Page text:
As product safety is a priority for our company, and knowing certain chemicals can be harmful and toxic to consumers, we have rigorous control processes in place to ensure the safety of our finished products.

Dressing / Dyeing


Dressing and Dyeing play an important role in the fur production cycle.  During the dressing and dyeing process, chemicals used are carefully monitored and controlled while altering the raw pelts into ready-to-use fur skins.

Today’s fur dressing comprises the following steps:

  1. Soaking or Re-Hydration – Helps to soften the raw fur skins and prepare them for further treatment.
  2. Fleshing – Removal of the flesh layer. This can be done manually or by the so-called fleshing machine.
  3. Washing – Wash off the natural fats from the dirty fur skins.
  4. Pickling – Prepare the fur skins for the tanning process with a solution of common salt, sodium chloride, and acids.
  5. Tanning – Transform the pickled fur skins into durable fur leather. Tanning agents will be used during the process to provide the best quality leather.
  6. Oiling – Application of suitable fatting agents to provide permanent elasticity to the tanned leather.
  7. Drying – Removal of excess water from the fur skins.
  8. Drumming – Tumble the fur skins with a special sawdust drum to remove excess fat from the hair and to reach an optimum degree of moisture for the leather.
  9. Stretching – Stretch the fur skins back to their original shape.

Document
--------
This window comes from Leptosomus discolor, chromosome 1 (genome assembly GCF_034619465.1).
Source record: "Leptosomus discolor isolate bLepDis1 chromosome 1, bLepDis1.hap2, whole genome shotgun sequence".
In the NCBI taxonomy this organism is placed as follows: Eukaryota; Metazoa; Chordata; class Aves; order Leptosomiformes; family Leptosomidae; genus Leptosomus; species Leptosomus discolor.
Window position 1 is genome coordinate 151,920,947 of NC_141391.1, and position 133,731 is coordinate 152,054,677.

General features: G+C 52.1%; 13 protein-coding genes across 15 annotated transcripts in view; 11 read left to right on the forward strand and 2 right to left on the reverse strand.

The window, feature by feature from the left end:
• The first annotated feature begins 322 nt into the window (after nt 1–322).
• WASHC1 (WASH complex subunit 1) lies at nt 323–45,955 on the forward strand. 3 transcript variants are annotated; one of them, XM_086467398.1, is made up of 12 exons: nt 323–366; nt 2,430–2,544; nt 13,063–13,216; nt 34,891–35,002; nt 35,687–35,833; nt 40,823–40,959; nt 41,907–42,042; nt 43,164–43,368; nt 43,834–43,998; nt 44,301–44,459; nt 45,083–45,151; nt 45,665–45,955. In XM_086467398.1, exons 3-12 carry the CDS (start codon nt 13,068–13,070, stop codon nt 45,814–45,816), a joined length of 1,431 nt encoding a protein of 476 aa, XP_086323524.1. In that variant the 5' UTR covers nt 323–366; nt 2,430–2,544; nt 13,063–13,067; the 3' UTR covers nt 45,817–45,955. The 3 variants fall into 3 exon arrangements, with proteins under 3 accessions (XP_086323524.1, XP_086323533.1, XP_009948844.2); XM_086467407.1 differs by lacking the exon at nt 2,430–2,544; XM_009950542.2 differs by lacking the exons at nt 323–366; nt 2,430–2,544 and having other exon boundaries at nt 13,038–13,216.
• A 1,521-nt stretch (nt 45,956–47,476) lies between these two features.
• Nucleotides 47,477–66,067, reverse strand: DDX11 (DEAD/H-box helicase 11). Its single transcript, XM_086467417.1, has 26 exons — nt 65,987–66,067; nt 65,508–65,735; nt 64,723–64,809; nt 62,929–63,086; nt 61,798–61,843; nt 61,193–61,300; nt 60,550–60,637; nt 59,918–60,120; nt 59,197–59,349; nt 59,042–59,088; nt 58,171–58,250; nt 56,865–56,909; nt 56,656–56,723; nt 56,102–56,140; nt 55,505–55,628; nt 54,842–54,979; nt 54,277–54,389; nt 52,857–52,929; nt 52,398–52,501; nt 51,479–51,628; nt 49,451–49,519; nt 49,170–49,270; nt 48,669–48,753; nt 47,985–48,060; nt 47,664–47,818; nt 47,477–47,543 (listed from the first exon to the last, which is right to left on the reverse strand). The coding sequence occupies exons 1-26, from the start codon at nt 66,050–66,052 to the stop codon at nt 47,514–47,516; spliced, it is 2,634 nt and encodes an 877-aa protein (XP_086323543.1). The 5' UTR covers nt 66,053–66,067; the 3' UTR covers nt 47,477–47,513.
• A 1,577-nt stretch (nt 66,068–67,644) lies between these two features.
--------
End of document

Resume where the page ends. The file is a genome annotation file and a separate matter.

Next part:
Dressing and Dyeing Methods

There are about 6 different dressing and dyeing methods.  The most popular methods used by the fur industry are “Salt-acid tan or pickle” and “Mineral tan”.  Each dressing and dyeing method has its own characteristics and pros/cons.

1. Salt-acid tan or pickle
a) extensively used method
b) cheap in cost
c) easily applied
d) provide soft fur skin

2. Mineral tan
a) good stretching and flexibility
b) less in shrinking
c) Chrome tan – chrome alum is durable. Chrome is a toxic chemical.

3. Chamois tan (oldest method)
a) oldest method
b) oil tanning
c) prevent adhesion
d) good for dyeing
e) not good to fine hair fur

4. Formaldehyde tan
a) proven to have a great value in fur tanning
b) proven to be harmful to human and should be controlled by content limitation
c) less in shrinking

5. Combination tan
a) it is combined above tanning methods with the advantage and disadvantage of those tanning characters.

6. Vegetable tan
a) mostly employed by genuine leather as it is sensitive to water especially water with temperature and caused leather shrinking. However, many of these tannings also have dyeing properties, and are used in dyeing on fur.

Restricted and Controlled Chemical Substances:

Chemical substances are used throughout the dressing and dyeing process.  Please refer to the below chart which identifies a list of chemical substances that are prohibited or should only be used within the safety level based on each country’s requirements and standards. .

Major restricted and controlled chemical substances:
a) AZO dyes
b) Carcinogenic dyes
c) Formaldehyde
d) Chlorinated Phenols (PCP, TeCP, TriCP),
e) Total Lead
f) Total Cadmium
g) Chromium VI
h) Organotin Compounds
j) PH Value

a) REACH / Registration, Evaluation, Authorization and Restriction on chemicals (1907/2006/EC)
b) SVHC / Substance of Very High Concern

** Information source from: *** Principles and Practices of fur dressing and fur dyeing by William E. Austin /

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